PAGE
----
The value of the delinked payments between 2024 to 2027 will be calculated based on the BPS payments made to the farmer in a reference period, by using a ‘reference amount’ for each applicant. DEFRA is currently proposing some potential dates to use for the reference period, the first being 2018, 2019 and 2020 as per the lump sum payment scheme. The second option is to use the average of the 2018 to 2022 payments and the third is just the 2022 payment. The reference period used to calculate the delinked payments will be confirmed following the consultation. Additionally, DEFRA will inform farmers of their reference amount prior to making the delinked payments in 2024. This has an immediate impact on those who are looking to rent or buy land as the reference period chosen will effect your level of payments between 2024 and 2027.
The consultation period commenced on 19th May 2021 and will end at midnight on 11th August 2021. Anyone wishing to respond to the consultation can do so via the following link: https://consult.defra.gov.uk/agricultural-policy/lump-sum-and-delinked-payments-england. Alternatively, responses can be made by email to DirectPaymentsConsultation@defra.gov.uk or by post: Direct Payments Consultation, Consultation Coordinator, Defra, 2nd Floor, Foss House, Kings Pool, 1-2 Peasholme Green, York YO1 7PX.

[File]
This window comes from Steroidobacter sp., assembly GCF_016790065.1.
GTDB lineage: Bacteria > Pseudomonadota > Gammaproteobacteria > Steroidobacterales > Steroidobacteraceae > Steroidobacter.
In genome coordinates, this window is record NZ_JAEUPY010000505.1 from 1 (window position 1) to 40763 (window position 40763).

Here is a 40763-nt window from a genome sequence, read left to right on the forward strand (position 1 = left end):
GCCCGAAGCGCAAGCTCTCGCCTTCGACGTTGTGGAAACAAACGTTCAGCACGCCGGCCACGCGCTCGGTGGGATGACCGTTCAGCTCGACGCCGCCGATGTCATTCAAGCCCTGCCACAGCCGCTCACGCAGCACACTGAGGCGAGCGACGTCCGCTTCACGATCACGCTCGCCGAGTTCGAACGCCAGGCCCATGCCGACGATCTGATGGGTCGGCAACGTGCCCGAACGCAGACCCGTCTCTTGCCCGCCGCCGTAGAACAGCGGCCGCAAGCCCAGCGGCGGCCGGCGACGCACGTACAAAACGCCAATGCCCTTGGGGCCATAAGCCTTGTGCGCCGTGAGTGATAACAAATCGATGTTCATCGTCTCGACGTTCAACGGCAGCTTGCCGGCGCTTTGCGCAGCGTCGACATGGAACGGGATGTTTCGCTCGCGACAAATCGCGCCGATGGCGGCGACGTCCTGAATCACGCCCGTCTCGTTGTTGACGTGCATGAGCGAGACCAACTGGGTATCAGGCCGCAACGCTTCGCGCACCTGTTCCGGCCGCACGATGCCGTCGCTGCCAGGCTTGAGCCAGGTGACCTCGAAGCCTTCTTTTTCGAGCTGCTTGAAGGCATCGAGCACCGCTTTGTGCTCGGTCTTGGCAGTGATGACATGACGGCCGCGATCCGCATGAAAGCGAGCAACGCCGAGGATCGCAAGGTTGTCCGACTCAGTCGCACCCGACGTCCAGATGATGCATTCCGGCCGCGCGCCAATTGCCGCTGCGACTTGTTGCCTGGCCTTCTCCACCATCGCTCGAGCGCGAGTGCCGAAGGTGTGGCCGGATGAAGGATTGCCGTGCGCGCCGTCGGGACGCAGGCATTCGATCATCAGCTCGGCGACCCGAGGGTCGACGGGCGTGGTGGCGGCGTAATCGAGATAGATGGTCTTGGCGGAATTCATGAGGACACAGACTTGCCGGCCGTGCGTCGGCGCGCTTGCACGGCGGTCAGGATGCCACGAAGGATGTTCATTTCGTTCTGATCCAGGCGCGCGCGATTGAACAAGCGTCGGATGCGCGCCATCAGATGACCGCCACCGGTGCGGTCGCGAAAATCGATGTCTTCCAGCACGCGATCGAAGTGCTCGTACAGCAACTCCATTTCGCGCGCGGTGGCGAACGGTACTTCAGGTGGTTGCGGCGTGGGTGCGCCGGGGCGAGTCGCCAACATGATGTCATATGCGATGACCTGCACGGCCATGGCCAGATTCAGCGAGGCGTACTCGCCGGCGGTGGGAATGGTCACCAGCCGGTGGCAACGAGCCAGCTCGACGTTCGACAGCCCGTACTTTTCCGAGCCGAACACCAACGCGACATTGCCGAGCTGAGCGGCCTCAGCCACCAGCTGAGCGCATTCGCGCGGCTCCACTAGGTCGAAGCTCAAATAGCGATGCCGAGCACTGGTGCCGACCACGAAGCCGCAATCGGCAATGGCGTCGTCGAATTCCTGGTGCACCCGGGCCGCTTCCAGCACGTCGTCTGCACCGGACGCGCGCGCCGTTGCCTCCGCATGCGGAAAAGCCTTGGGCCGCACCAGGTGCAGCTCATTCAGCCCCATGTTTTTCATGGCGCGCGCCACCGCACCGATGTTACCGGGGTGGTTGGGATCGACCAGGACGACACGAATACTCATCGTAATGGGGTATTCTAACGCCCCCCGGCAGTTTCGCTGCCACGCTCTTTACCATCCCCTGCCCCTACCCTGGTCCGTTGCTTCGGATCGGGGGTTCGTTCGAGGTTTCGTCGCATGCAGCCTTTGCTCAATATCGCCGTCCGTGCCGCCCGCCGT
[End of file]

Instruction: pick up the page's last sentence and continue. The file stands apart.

For further information please contact our Rural Property & Business team on 01234 352201.
In a very unusual project, Robinson & Hall was appointed to act for a client who identified a property in Letchworth suitable for their funeral business.
The initial enquiry was from the client’s solicitors who required an experienced RICS qualified building surveyor to advise upon the condition of the property and feasibility for conversion. Before the purchase of the property, our experienced building surveyor carried out a detailed building survey and although the property was generally sound, this identified a number of significant essential repairs, including leaks through roof lights and aspects of historic poor quality refurbishment work.
On the basis of the report findings, the client was able to negotiate a £75,000 reduction in the purchase price in lieu of the necessary repair work.
Alongside the purchase process, the client instructed Robinson & Hall to prepare a design and obtain planning permission for change of use from car showroom to funeral parlour. Our building surveyors measured the building and prepared plans, whilst our Planning department submitted a planning application for this special use under a Sui Generis planning class. North Hertfordshire District Council granted permission, much to the delight of our client, who has praised Robinson & Hall’s team for their dedication and perseverance in securing the change of use.
Under the direction of Senior Building Surveyor, Stuart Brown, the Architecture & Building Surveying department prepared a detailed design and specification, including works to rectify defects identified in the original building survey. The project was tendered to several local building contractors and one was appointed under a Joint Contracts Tribunal (JCT) Contract to carry out the building works.
Refurbishment commenced in July 2019 but due to delays through Covid 19 restrictions was not completed until June 2020. The final cost of the building work was in excess of £600,000. We assisted our clients with contract administration and project management services through the build period.
Our client is now utilising the building with frequent on-site funerals and providing bespoke services to assist those arranging for burial in Africa.